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Clin Pharmacol Ther. 2018 Feb;103(2):332-340. doi: 10.1002/cpt.742. Epub 2017 Jul 14.

Primary Human Lung Alveolus-on-a-chip Model of Intravascular Thrombosis for Assessment of Therapeutics.

Author information

1
Wyss Institute for Biologically Inspired Engineering, Harvard University, Boston, Massachusetts, USA.
2
Vascular Biology Program and Department of Surgery, Boston Children's Hospital and Harvard Medical School, Boston, Massachusetts, USA.
3
Division of Hemostasis and Thrombosis, Department of Medicine, Beth Israel Deaconess Medical Center, Harvard Medical School, Boston, Massachusetts, USA.
4
Department of Biomedical Engineering, Dwight Look College of Engineering, Texas A&M University, College Station, Texas, USA.
5
Cedars-Sinai Medical Center, Los Angeles, California, USA.
6
MIRA Institute for Biomedical Technology and Technical Medicine, University of Twente, Enschede, The Netherlands.
7
Janssen Pharmaceutical Research and Development, Pre-Clinical Development and Safety, Spring House, Pennsylvania, USA.
8
Emulate Inc., Boston, Massachusetts, USA.
9
Harvard John A. Paulson School of Engineering and Applied Sciences, Cambridge, Massachusetts, USA.

Abstract

Pulmonary thrombosis is a significant cause of patient mortality; however, there are no effective in vitro models of thrombi formation in human lung microvessels that could also assess therapeutics and toxicology of antithrombotic drugs. Here, we show that a microfluidic lung alveolus-on-a-chip lined by human primary alveolar epithelium interfaced with endothelium and cultured under flowing whole blood can be used to perform quantitative analysis of organ-level contributions to inflammation-induced thrombosis. This microfluidic chip recapitulates in vivo responses, including platelet-endothelial dynamics and revealed that lipopolysaccharide (LPS) endotoxin indirectly stimulates intravascular thrombosis by activating the alveolar epithelium, rather than acting directly on endothelium. This model is also used to analyze inhibition of endothelial activation and thrombosis due to a protease activated receptor-1 (PAR-1) antagonist, demonstrating its ability to dissect complex responses and identify antithrombotic therapeutics. Thus, this methodology offers a new approach to study human pathophysiology of pulmonary thrombosis and advance drug development.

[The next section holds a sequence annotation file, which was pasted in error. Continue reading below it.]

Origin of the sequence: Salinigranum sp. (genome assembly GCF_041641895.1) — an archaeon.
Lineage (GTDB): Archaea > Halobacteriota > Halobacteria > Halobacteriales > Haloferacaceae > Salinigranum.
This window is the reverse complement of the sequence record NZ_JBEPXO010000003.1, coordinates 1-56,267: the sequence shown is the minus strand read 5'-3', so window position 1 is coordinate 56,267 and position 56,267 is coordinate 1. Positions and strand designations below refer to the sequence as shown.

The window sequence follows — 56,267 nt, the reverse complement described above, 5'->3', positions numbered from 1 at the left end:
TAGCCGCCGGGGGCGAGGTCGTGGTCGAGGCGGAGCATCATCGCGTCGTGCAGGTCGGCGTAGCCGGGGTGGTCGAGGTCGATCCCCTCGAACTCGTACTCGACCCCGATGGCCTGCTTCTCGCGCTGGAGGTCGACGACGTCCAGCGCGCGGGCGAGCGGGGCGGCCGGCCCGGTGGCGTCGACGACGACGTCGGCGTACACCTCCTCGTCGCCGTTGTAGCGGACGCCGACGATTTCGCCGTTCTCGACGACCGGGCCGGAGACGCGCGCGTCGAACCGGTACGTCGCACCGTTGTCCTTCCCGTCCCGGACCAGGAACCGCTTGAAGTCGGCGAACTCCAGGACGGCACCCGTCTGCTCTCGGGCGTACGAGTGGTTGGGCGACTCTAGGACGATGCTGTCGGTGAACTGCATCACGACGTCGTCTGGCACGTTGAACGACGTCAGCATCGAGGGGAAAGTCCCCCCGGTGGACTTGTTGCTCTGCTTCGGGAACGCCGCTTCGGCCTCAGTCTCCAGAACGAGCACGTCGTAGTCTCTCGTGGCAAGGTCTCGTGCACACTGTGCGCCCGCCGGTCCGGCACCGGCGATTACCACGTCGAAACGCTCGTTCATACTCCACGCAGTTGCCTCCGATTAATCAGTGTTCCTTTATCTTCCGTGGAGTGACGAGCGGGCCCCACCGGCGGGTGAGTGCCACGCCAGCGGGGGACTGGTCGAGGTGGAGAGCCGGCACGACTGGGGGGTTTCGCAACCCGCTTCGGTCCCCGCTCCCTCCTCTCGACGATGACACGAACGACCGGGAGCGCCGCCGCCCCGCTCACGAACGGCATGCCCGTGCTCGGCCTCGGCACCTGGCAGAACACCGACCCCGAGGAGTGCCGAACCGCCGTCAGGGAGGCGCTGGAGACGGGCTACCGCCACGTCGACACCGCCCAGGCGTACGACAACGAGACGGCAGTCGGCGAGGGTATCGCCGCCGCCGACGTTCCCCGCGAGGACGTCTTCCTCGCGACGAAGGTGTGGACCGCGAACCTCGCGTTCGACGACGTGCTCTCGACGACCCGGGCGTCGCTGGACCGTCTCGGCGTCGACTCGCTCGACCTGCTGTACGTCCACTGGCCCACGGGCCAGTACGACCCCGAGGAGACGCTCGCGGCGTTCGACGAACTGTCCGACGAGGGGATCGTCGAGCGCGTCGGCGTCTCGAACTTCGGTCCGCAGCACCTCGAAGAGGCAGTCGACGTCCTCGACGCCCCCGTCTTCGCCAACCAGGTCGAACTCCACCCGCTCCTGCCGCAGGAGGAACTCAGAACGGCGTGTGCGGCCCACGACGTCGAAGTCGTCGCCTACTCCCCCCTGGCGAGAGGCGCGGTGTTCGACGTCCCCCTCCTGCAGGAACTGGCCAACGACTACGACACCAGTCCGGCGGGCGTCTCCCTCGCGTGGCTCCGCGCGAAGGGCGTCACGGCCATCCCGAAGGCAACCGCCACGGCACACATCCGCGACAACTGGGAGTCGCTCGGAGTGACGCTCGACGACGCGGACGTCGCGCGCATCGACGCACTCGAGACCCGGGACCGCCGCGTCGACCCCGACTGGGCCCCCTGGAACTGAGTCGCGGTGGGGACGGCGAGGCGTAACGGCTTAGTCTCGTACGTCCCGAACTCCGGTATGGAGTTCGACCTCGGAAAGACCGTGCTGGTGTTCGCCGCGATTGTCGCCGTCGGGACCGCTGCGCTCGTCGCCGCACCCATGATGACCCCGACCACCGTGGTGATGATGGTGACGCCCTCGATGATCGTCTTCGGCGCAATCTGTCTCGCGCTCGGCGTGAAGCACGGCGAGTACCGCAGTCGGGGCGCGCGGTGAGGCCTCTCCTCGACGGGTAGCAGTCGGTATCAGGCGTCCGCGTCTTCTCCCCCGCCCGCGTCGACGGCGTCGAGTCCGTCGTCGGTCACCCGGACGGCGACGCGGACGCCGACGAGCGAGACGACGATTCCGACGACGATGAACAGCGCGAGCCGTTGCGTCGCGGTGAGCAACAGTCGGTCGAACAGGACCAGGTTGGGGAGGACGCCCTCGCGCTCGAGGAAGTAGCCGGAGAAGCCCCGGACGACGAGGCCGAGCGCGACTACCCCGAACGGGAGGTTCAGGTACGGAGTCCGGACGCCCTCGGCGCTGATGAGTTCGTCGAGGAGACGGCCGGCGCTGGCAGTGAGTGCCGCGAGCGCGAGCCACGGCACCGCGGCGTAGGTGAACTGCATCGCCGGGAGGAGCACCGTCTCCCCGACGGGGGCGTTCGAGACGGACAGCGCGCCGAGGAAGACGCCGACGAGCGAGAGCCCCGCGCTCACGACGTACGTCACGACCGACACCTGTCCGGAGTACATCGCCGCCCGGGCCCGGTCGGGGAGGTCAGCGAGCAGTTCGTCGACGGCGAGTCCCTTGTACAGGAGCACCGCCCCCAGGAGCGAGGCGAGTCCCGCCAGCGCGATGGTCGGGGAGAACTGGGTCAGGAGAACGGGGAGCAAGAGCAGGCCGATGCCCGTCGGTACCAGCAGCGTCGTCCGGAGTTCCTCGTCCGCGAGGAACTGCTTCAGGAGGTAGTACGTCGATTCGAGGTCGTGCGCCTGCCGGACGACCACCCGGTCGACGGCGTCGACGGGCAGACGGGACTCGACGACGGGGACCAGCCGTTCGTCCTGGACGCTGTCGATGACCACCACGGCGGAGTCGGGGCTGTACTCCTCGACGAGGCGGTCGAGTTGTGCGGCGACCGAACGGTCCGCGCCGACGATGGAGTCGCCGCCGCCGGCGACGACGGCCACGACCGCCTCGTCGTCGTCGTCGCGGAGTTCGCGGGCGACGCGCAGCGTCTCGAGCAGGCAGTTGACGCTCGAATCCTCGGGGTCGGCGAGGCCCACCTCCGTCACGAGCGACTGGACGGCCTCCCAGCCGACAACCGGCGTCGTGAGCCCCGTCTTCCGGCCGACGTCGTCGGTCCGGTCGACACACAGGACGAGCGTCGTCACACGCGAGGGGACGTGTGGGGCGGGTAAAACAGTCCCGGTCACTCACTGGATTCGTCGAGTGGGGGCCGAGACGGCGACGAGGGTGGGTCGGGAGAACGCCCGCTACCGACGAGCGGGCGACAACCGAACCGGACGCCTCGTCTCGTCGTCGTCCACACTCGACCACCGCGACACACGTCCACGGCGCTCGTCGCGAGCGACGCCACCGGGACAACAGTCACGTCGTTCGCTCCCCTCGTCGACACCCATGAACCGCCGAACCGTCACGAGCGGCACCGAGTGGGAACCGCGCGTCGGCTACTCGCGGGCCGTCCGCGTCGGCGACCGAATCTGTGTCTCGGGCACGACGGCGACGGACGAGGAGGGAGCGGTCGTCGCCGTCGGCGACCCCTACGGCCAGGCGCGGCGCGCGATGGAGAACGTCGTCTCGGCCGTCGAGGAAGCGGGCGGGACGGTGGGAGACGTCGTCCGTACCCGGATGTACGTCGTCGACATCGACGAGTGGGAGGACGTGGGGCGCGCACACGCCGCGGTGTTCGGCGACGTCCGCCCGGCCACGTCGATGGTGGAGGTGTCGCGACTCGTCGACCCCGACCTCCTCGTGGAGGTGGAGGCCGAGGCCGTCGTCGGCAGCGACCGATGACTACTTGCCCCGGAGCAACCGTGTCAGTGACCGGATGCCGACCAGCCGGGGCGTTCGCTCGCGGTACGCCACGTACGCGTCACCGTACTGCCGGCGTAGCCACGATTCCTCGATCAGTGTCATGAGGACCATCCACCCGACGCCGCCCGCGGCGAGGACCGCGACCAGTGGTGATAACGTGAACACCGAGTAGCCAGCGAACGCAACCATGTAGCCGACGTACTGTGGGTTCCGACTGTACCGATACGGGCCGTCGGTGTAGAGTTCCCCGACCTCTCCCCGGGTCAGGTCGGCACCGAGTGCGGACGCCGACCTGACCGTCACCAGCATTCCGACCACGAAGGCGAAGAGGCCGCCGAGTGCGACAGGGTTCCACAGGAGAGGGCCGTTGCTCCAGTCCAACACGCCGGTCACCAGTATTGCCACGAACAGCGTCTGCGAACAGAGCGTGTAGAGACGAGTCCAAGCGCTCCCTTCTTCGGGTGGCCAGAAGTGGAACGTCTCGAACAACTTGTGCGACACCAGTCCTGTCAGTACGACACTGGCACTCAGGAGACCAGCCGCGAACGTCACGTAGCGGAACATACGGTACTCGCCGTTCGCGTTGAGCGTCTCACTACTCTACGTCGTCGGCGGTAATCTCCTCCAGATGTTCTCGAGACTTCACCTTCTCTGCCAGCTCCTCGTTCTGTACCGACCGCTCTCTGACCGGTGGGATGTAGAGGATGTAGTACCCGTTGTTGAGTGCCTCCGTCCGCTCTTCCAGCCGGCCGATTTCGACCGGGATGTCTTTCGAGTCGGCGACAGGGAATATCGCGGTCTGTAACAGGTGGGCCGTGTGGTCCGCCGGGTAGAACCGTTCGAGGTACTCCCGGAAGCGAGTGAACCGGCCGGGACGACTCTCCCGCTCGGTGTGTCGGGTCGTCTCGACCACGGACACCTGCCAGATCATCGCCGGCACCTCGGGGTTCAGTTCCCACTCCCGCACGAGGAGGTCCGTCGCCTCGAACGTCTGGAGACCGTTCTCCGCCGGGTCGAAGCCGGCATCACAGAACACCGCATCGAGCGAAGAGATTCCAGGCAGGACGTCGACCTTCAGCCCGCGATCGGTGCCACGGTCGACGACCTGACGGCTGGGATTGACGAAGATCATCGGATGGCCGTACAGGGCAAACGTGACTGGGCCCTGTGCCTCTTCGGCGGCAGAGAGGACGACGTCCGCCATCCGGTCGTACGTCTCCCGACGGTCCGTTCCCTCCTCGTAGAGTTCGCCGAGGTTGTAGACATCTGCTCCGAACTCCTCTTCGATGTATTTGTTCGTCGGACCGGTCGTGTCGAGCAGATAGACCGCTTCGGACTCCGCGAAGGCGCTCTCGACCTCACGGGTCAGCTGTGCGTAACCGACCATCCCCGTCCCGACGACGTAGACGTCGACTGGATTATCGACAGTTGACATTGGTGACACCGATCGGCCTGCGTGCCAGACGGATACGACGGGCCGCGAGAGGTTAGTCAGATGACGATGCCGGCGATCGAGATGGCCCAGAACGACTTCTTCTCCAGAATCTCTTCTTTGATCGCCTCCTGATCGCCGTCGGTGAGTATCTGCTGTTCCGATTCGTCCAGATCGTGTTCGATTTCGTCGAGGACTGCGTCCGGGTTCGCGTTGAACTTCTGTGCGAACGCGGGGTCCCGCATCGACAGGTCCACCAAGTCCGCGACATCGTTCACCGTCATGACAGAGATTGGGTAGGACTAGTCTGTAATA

PMID:
28516446
PMCID:
PMC5693794
DOI:
10.1002/cpt.742
[Indexed for MEDLINE]
Free PMC Article

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